Discovery of an Effective Ricin Antidote: An Old Drug for a New Use
Pp. 182-196 (15)
Junfei Yin, Michael Fung and John W. Cherwonogrodzky
A cell-based high throughput screening assay (HTS) was established to
screen the Prestwick Chemical Library for candidates that acted against ricin. Of 1120
compounds screened, only 7 were identified as ricin inhibitors. Secondary screening
with cell cultures identified only ethotoin as a dose-dependent inhibitor against ricin
induced toxicity. Ethotoin was further evaluated in two in vivo studies. Study 1: When
mice were given intra-peritoneal injections of 5×LD50 ricin (1 μg) pre-incubated with
ethotoin (1 mg), all mice survived (monitored for 14 days). In contrast, control mice
without ethotoin died within 2 days. Study 2: When mice were given 2×LD50 ricin (0.2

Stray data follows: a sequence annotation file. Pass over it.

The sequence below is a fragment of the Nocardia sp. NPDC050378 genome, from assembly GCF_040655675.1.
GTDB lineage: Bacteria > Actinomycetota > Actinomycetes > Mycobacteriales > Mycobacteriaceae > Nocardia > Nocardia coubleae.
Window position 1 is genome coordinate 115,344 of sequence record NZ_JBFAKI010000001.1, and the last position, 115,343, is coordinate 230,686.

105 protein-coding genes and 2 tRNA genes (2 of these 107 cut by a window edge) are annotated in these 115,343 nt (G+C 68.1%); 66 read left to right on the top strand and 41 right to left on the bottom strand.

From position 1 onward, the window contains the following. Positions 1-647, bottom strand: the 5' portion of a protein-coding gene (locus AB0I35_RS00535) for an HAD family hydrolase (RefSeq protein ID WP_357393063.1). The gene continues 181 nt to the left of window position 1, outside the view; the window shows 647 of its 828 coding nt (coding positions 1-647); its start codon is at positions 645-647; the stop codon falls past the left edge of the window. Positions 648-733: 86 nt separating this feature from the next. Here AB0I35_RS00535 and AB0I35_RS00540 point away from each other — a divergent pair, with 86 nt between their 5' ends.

μg) by the intranasal route and then given ethotoin by multiple oral/gavage deliveries
(at 1, 2, 4, 6, 8 and 10 hr after intoxication) 40% of the mice were alive at day 14. In
contrast, all control mice (those that received sterile saline instead) died between days
3-9. Hence ethotoin, given by one route (oral) could rescue some mice from ricin given
by another route (intra-nasal). Our findings suggest that ethotoin, although now an
abandoned anti-convulsant drug, deserves further investigation and development as a
potential antidote against the ricin biothreat.
Ricin, antidote, repurposing, drug, ethotoin, anticonvulsant, rescue.
Defence Research and Development Canada (DRDC), Suffield Research Centre, P.O. Box 4000, Station Main, Medicine Hat, AB, T1A 8K6, Canada.